Custom Google Maps - FedEx was supposed to deliver 180 Moleskin notebooks to me via next day air this week and blew it. So I played with custom maps on Google for the first time and came up with a way to visually show why FedEx sucks! Wouldn't a live Google Map showing the plane in flight or truck carrying your package be a much better way to track packages than the normal tracking pages?

Airport Mania - I twittered about this iPhone game last week, but it's been a huge time suck! On each level you control planes landing, dropping off passengers, being repaired, refueling, waiting, picking up passengers and taking off. All of this with bonus point optimizations for using the same runway for multiple landings in the row or the same gate for a few planes of the same color in a row.

Doña Paula Malbec 2007 - Picked up this wine randomly from Whole Foods for $14.99 ($11.99 at K&L) and really enjoyed it. Great flavor, not expensive and whitaker, mart and deflatermouse liked it too!


O'Reilly Radar: Facebook in 2010

I just posted Facebook in 2010: no longer a walled garden over on the Radar blog:

A lot of what I've been working on the past two years has been built on the assumption that the model that social networks use today will fundamentally change. Social networks have largely been built on the premise of being walled gardens in such a way that users can't communicate or share content or friends across networks; put simply this is what keeps a Facebook user from being able to send a message to a MySpace user. This is the same model that destroyed AOL, CompuServe and Prodigy's ISP businesses when normal people chose the Internet itself versus their thoughtfully curated walled gardens.

Sharing Activity Streams on the Social Web

Chris Messina and I have been jumping around the country over the past week speaking at FOWA in Miami, TransparencyCamp this weekend in DC and then I spoke at Webstock in New Zealand the week before. All three are absolutely wonderful events and I really want to personally thank the Webstock team and FOWA team for making me feel so welcome! Anyways, Activity Streams is a project started late last year designed to add context to "social feeds" in a very simple way. Martin Atkins has been leading the effort of writing the specifications (Atom Activity Extensions and Atom Activity Base Schema) and we're finally getting to a point where it can be deployed like a beta.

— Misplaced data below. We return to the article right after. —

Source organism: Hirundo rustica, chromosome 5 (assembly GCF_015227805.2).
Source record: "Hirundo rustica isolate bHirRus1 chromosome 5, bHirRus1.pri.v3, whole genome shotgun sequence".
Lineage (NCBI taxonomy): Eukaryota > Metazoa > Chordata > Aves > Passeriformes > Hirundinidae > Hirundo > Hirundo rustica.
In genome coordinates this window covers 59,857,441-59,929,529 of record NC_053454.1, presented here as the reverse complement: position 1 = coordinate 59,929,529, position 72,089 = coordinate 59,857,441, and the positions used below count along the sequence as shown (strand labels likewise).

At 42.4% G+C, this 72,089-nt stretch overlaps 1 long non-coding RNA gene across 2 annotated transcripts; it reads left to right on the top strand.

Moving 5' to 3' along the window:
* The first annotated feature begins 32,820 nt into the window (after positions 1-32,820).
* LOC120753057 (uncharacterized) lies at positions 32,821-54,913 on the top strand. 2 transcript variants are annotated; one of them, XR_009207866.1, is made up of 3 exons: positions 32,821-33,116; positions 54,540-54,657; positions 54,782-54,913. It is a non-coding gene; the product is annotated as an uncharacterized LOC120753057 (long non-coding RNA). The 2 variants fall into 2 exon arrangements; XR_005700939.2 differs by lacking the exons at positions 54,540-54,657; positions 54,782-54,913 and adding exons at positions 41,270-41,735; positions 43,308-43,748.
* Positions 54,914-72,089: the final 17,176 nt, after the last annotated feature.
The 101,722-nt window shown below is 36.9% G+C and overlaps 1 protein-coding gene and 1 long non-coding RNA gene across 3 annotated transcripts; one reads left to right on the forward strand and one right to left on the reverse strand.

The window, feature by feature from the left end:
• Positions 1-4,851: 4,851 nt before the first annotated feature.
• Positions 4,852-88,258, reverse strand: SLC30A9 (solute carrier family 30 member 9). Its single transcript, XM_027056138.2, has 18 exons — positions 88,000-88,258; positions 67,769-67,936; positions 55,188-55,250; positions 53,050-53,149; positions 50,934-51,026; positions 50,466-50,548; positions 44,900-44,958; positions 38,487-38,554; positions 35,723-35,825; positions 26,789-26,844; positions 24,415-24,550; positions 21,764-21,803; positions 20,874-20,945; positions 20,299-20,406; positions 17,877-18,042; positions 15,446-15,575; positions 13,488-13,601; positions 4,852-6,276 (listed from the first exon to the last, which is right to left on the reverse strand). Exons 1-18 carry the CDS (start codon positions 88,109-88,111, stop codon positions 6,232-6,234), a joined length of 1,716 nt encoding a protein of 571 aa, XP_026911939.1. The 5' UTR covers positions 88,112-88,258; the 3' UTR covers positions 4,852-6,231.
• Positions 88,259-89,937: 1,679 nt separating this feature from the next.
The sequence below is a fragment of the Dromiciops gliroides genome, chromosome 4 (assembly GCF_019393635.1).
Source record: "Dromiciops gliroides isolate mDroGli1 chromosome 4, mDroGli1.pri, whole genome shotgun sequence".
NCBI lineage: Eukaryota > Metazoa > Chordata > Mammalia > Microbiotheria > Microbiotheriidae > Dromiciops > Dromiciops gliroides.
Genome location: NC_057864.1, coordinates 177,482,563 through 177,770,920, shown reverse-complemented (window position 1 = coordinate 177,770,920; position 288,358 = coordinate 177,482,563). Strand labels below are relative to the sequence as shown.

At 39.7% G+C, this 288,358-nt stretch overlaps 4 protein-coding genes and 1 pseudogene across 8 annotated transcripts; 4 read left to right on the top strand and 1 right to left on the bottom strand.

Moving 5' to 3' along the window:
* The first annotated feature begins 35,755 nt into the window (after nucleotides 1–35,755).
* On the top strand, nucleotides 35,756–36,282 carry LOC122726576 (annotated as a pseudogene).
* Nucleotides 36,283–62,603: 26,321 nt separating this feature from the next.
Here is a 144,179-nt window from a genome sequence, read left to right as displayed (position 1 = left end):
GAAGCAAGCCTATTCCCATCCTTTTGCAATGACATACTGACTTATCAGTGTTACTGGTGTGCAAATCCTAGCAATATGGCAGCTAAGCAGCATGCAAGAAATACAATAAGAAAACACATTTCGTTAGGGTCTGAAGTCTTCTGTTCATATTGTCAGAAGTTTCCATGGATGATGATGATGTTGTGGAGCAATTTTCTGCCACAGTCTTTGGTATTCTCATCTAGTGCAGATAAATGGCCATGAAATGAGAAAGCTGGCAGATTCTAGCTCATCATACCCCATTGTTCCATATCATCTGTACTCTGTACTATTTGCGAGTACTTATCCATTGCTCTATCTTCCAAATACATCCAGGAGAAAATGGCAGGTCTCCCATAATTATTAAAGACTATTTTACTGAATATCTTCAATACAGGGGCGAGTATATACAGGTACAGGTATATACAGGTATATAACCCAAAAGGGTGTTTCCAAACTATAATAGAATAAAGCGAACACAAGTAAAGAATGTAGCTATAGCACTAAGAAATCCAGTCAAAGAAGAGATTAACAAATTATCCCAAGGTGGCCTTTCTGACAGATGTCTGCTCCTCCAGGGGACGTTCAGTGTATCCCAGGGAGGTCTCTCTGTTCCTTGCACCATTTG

I was using FriendFeed a few days ago and came across an excellent example of why this project is so important. Today, FriendFeed writes custom parsing code for about sixty different services across the social web in order to understand the feeds that each service produces. This means that if I'm using a service that FriendFeed knows about – like Disqus – it works really well. Then again, for services they haven't taken the time to write parsing code for – like TypePad Connect – it doesn't work so well. While I'm certain that FriendFeed could easily write additional code to understand TypePad's feeds, as more social web sites are created it will become increasingly difficult for FriendFeed to keep up with every new service, let alone blogger.

While FriendFeed can certainly keep coding support for new services, it isn't a sustainable proposition for the decentralized nature of the social web. If TypePad published my commenting feeds using Activity Streams markup (which the TypePad team plans to do) and then if FriendFeed parsed the Activity Streams markup, this would have automatically worked! No custom code from FriendFeed and a little bit of extra code for TypePad. Now that's a decentralized social web!